Curriculum

The Early Years Learning Framework (EYLF, 2009) is an important curriculum document which informs and guides our practice as educators. We also have strong connections with the Reggio Emilia Educational Project, and use many of the ideologies and values of this practice. Our emergent curriculum and research based approach to planning are important aspects of the ways in which children learn. The experiences and resources provided come from the children, staff and families’ interests and explorations.  Click here for a copy of an orientation to The Northern Nursery School.

“Children learn about themselves and construct their own identity within the context of their families and communities. This includes their relationships with people, places and things and the actions and responses of others. Identity is not fixed. It is shaped by experiences. When children have positive experiences they develop an understanding of themselves as significant and respected, and feel a sense of belonging. Relationships are the foundations for the construction of identity, ‘who I am’, ‘how I belong’, and ‘what is my influence?’ [The Early Years Learning Framework]

We celebrate and make visible children’s achievements through pedagogical documentation, which is displayed in the Children’s Journal, their portfolios, around the room and in information made available to parents. Families can take home a copy of the classroom’s learning journal each week to discuss at home after preschool. Individual and group learning is shared through visible representations. This purposeful process, supported by intentional teaching and collaboration from the children’s educators. It records children’s rich and meaningful moments of their learning and understanding.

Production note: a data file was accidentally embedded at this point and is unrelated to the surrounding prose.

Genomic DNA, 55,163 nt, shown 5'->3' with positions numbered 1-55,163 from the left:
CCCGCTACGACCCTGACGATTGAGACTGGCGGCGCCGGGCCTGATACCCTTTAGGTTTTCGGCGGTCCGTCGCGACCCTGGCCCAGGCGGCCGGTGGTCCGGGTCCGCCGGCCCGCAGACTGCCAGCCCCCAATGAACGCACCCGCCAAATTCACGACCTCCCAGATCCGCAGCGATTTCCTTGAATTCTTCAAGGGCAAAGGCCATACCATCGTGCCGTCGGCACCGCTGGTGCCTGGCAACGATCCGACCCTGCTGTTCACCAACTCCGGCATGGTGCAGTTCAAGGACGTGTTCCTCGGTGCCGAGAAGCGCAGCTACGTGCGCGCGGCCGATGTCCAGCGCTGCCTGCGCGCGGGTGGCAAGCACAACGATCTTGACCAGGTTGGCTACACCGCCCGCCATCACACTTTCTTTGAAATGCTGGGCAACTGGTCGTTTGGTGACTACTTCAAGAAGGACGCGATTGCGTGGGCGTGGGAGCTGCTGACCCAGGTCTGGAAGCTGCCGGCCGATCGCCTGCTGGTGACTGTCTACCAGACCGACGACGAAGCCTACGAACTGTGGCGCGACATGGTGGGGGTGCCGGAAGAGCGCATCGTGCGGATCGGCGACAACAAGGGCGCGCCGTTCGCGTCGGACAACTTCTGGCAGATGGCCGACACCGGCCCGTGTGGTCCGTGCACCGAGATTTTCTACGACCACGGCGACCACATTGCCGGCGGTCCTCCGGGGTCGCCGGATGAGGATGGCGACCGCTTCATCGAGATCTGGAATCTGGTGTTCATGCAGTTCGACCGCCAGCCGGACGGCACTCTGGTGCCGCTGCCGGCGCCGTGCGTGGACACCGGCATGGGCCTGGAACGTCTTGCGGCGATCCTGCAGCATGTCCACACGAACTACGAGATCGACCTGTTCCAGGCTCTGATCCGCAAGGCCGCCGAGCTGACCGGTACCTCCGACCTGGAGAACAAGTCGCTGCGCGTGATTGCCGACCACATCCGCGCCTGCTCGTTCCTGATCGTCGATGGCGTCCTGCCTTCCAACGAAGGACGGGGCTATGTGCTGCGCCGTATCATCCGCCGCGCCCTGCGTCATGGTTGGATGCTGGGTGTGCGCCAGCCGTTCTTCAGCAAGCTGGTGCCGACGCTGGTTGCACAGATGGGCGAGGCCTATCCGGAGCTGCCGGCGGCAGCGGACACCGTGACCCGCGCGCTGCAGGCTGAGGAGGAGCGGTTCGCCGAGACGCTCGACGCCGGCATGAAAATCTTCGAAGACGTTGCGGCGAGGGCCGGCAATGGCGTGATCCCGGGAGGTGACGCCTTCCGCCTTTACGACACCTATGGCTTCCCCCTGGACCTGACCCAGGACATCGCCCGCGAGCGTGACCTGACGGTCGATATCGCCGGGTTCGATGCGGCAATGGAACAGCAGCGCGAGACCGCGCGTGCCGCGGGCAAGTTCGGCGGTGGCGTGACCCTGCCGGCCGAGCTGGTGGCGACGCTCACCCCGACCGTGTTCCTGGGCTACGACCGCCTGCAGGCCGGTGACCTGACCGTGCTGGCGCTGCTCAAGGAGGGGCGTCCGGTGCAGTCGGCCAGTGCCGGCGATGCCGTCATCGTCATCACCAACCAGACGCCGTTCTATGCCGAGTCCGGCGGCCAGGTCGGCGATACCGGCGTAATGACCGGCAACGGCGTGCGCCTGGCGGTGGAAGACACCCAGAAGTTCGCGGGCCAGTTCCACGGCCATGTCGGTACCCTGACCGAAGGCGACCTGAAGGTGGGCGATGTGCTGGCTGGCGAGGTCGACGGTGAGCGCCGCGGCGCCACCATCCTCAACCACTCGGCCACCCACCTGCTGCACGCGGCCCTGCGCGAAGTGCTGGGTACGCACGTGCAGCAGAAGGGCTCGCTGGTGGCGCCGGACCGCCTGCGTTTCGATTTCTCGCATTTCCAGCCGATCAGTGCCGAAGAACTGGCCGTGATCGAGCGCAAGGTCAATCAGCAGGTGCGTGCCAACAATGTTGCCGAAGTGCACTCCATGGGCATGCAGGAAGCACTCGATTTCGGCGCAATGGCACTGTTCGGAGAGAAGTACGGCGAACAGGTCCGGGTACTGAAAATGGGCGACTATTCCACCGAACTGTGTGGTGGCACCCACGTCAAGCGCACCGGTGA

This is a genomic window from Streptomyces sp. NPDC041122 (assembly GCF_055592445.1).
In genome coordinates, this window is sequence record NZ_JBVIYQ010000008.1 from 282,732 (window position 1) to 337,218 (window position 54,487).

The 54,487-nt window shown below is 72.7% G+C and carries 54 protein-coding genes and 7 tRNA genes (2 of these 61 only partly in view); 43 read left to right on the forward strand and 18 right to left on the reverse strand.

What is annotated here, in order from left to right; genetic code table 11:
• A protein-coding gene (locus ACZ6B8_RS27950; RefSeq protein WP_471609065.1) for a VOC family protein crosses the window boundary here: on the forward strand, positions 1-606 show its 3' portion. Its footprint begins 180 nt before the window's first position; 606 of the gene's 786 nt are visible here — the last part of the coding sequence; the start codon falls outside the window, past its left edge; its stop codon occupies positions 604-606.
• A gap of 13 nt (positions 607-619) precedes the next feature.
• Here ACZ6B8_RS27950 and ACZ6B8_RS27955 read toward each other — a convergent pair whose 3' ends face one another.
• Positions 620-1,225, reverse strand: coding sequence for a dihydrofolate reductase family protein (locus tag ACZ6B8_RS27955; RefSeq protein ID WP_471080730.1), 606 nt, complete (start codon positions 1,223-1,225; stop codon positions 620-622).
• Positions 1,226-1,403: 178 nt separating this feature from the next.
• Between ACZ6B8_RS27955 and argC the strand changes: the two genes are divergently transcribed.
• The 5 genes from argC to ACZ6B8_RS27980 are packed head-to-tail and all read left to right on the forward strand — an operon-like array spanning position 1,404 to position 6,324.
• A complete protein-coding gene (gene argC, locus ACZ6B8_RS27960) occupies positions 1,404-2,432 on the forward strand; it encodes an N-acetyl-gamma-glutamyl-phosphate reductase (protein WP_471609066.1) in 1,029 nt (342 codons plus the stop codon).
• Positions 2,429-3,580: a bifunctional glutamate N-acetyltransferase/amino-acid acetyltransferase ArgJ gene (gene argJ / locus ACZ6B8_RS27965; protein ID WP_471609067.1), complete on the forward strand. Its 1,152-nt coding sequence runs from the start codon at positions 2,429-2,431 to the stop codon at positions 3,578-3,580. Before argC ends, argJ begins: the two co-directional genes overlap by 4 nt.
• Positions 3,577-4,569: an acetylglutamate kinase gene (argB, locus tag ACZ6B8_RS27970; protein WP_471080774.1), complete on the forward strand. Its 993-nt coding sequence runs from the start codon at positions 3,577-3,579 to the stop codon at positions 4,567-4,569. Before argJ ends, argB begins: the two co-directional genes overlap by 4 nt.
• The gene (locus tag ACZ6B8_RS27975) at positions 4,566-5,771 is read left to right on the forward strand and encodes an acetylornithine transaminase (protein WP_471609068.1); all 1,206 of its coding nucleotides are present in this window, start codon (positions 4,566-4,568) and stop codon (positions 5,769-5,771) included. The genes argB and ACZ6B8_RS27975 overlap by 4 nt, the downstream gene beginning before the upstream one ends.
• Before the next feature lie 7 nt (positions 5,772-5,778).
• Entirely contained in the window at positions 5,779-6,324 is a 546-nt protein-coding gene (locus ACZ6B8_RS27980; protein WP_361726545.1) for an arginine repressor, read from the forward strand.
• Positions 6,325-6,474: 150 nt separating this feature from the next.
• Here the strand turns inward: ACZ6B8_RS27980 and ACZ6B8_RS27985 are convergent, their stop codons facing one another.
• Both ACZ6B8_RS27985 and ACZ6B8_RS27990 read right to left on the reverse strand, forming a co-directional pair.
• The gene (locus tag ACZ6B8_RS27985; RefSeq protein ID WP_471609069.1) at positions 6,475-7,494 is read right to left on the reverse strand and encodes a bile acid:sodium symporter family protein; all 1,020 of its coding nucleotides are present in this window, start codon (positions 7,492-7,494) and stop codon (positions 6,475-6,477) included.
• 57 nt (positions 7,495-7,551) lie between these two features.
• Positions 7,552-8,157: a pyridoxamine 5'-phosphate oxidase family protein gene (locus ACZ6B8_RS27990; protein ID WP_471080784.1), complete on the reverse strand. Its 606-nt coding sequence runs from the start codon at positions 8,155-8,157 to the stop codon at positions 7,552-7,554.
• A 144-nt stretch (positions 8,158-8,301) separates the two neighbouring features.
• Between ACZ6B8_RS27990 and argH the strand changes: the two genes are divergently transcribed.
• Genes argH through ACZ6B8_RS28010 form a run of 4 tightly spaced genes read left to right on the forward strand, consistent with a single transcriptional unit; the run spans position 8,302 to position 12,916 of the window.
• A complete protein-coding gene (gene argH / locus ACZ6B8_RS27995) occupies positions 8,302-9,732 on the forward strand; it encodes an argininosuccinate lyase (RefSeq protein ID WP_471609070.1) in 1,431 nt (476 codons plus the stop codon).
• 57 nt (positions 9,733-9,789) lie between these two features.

Children’s portfolios include anecdotal records, children’s conversation, magic moments they experience, pedagogical documentation that celebrates the child, highlights of their personal dispositions of learning and makes visible children’s achievements and development, photographs and children’s creative expression.